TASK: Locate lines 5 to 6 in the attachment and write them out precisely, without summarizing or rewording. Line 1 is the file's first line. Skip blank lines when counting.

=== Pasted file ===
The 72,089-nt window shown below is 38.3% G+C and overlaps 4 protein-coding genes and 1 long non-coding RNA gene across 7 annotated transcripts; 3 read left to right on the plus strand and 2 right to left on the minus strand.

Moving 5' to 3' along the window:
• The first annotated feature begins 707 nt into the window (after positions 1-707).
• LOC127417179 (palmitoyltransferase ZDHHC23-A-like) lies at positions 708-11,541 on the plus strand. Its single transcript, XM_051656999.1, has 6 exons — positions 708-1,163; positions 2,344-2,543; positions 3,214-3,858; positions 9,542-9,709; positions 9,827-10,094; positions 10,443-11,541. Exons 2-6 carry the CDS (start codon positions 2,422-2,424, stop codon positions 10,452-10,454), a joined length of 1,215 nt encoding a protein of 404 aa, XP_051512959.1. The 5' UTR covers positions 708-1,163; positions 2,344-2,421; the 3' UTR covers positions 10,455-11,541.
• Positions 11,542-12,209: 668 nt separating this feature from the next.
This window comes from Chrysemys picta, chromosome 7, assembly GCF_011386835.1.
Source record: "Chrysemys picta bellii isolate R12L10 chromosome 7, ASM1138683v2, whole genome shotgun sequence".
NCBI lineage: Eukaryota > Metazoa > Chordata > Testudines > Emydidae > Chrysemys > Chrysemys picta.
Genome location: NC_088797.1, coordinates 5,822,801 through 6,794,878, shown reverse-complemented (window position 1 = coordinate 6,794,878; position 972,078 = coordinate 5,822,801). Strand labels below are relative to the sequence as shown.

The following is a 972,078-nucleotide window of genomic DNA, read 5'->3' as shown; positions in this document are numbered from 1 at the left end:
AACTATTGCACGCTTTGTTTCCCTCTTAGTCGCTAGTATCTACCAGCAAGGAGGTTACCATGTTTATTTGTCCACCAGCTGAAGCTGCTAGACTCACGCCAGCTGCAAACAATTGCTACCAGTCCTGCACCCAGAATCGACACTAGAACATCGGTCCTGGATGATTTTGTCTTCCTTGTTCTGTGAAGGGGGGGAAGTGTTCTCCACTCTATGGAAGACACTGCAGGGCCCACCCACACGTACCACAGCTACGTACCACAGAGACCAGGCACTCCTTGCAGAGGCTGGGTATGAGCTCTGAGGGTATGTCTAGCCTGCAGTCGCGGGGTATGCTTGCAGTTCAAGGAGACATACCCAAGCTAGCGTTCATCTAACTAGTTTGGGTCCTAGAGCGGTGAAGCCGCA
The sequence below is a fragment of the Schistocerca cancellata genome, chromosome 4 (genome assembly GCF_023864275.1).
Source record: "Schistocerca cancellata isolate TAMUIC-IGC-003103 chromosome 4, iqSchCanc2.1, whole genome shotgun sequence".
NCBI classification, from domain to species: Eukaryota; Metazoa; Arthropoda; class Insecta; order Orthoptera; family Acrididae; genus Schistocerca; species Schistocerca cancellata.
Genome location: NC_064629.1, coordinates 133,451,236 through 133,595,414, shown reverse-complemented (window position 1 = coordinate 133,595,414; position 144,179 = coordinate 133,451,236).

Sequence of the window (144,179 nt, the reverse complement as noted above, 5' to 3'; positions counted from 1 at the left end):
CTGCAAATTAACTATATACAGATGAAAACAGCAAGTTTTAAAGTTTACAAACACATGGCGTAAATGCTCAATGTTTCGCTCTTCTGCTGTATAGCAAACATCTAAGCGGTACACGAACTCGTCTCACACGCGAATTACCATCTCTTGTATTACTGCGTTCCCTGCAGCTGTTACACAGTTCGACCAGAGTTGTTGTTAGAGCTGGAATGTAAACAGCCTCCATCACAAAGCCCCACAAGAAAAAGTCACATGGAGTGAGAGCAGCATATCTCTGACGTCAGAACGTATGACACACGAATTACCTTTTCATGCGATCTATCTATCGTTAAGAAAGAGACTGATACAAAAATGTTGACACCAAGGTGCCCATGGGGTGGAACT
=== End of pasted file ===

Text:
• Positions 11,542-12,209: 668 nt separating this feature from the next.
This window comes from Chrysemys picta, chromosome 7, assembly GCF_011386835.1.